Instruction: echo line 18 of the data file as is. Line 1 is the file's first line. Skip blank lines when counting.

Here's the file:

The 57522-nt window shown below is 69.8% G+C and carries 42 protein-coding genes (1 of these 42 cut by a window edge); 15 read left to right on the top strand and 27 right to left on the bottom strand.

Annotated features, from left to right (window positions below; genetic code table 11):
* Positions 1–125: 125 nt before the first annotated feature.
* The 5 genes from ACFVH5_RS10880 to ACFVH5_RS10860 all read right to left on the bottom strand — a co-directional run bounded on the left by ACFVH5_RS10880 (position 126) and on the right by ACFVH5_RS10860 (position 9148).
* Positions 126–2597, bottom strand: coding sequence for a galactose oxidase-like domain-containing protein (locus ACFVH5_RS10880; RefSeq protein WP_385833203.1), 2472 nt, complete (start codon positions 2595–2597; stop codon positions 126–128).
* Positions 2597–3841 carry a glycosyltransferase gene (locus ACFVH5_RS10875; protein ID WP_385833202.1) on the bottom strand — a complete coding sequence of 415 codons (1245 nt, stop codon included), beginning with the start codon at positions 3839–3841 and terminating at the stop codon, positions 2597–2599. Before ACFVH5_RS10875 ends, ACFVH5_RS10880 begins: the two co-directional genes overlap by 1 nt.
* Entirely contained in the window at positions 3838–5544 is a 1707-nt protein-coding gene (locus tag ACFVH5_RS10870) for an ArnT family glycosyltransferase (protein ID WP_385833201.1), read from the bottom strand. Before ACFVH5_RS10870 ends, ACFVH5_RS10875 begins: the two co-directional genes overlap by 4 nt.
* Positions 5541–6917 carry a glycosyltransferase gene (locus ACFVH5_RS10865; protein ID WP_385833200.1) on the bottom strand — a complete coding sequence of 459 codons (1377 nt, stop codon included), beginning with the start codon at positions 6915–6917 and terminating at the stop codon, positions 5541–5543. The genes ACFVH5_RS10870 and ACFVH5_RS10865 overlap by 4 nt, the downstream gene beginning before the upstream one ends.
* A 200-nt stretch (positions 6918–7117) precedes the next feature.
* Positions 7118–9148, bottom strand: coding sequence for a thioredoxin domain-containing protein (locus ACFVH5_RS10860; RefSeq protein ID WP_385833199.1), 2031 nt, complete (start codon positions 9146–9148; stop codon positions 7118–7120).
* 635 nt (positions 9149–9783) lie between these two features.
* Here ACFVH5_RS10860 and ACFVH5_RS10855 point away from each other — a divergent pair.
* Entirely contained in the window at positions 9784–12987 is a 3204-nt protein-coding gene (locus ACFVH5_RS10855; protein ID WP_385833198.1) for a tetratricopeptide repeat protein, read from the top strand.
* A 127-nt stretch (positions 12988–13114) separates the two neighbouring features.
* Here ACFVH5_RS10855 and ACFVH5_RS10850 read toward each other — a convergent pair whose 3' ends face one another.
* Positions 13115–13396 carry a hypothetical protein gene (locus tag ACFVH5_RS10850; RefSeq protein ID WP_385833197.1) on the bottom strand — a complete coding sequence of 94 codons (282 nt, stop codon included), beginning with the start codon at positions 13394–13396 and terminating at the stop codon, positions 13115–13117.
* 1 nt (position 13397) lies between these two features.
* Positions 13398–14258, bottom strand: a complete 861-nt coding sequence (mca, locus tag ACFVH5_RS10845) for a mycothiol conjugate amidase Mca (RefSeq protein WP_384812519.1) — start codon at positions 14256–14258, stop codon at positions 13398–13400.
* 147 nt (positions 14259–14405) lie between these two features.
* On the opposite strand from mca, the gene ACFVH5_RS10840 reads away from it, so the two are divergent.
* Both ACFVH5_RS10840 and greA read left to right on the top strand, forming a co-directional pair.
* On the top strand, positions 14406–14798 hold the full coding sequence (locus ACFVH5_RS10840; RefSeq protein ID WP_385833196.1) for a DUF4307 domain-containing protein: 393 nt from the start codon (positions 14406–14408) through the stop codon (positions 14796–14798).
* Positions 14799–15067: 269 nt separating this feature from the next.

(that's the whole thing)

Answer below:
* Positions 13398–14258, bottom strand: a complete 861-nt coding sequence (mca, locus tag ACFVH5_RS10845) for a mycothiol conjugate amidase Mca (RefSeq protein WP_384812519.1) — start codon at positions 14256–14258, stop codon at positions 13398–13400.